No matter what your current financial situation, you can take control of your financial future. With a few simple steps, you can improve your financial situation, build and grow wealth, and ultimately become financially independent.
Becoming financially independent is a journey. You won’t read about any get rich quick schemes here. I won’t say that no one ever gets rich quickly. It does happen to a select few but I attribute that to luck and fortune.
Instead I am going to give you a guaranteed path to becoming financially independent. These three steps will ensure your net worth increases, your financial situation improves, and you become financially independent.
Step 1: Take control of your money
The journey to financial independence begins with understanding how you are using your money.
Begin by creating a personal budget that lists your income and all expenses. It may be helpful to look at your past few months of expenses to see how you have been spending.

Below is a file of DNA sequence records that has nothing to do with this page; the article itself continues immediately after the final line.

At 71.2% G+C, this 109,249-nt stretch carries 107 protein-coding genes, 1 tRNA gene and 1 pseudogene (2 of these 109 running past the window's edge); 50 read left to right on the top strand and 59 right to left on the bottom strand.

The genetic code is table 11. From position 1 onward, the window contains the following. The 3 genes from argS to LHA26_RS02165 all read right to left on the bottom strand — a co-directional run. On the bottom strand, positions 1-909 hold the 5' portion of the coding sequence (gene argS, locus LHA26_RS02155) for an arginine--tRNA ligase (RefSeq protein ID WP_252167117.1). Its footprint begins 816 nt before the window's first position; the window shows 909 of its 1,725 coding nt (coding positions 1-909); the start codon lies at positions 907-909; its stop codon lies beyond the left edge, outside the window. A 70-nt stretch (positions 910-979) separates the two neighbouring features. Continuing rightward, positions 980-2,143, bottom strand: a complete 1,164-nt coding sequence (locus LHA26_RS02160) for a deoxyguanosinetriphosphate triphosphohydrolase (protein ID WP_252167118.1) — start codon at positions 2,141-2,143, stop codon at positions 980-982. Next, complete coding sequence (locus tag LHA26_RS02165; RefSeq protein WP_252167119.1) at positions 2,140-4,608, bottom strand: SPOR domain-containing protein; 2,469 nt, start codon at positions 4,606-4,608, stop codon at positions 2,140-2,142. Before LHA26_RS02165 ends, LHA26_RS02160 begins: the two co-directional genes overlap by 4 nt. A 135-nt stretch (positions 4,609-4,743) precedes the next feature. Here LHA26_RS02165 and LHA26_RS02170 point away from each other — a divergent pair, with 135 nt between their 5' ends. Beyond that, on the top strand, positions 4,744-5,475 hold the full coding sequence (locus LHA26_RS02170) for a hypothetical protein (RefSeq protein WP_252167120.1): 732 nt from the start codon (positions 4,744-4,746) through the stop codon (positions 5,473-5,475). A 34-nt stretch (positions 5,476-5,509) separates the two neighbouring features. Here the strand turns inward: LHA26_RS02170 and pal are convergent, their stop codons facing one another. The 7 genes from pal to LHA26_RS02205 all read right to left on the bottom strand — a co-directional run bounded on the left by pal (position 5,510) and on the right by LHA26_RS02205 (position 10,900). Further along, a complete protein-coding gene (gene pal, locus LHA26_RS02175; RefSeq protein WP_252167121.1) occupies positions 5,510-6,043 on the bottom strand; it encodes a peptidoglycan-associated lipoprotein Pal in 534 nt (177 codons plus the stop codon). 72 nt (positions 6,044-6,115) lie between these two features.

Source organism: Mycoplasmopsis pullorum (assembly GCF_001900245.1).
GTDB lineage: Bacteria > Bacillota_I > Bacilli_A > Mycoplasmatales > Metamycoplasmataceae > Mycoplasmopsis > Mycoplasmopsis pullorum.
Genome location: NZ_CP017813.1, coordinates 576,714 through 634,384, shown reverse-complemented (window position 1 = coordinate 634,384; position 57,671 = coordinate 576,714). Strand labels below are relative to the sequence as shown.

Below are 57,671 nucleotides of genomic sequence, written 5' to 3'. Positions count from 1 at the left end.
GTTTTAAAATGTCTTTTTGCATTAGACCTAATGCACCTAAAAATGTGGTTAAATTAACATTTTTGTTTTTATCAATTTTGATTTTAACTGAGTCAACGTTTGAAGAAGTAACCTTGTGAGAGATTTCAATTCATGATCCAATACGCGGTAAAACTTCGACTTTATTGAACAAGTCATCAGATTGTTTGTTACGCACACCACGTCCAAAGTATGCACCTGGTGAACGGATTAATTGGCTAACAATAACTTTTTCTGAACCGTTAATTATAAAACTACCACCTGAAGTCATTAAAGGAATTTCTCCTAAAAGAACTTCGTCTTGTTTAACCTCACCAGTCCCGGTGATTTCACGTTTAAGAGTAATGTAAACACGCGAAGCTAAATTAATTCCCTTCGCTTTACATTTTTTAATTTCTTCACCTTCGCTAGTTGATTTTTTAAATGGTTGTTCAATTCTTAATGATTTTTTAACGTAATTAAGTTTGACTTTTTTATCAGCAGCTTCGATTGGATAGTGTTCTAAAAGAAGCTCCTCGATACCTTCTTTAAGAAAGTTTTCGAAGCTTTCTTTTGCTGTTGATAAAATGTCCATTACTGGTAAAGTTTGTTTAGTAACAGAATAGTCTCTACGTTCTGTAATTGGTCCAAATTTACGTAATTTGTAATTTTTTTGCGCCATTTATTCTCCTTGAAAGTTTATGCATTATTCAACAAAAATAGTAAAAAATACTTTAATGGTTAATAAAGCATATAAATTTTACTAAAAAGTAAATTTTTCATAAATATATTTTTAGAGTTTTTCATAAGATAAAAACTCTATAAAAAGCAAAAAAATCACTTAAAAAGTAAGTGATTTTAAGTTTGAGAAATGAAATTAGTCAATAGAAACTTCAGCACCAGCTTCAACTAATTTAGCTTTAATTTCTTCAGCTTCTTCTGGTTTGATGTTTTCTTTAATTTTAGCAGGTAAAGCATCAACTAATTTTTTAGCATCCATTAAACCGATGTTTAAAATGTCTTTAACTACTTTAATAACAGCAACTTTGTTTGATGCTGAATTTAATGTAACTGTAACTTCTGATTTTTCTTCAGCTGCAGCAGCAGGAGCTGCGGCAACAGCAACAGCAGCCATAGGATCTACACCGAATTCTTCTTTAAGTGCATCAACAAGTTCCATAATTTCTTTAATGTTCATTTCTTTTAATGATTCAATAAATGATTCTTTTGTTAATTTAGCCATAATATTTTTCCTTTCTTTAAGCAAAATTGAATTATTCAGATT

Once you have listed all income sources and all expenses, subtract the expenses from the income. The difference between your income and expenses is the amount of money you can save. In step 3 I’ll discuss more about how to put this money to work for you. To build wealth, your income must exceed your expenses.
If your expenses are more than your income then you are building debt, not wealth. This means your net worth is decreasing, not increasing. If you are in this situation, you should immediately reduce your spending and/or increase your income so that you are earning more money than you are spending.
Step 2: Increase savings (make more and spend less)
To build wealth you must start putting your money to work for you. The more money you save, the more money you put to work for you, and the faster you will achieve financial independence. There are two ways to increase your savings: increase income, reduce expenses (or both).
Finding ways to reduce your expenses can be a quick way to save more money. You can begin by reviewing your budget and looking for areas to reduce spending. Some ideas include eating out less often, replacing cable TV with streaming services, and paying off debt.
There is a limit to how much you can reduce spending because some expenses are necessary. I believe that finding ways to increase your income is also necessary and even more impactful than reducing expenses. The potential to increase your income is unlimited. Whereas the ability to reduce your expenses is limited by how much money you currently earn. The maximum you could ever save (if you had no expenses) is your entire paycheck. But if you increase your income you can save much more.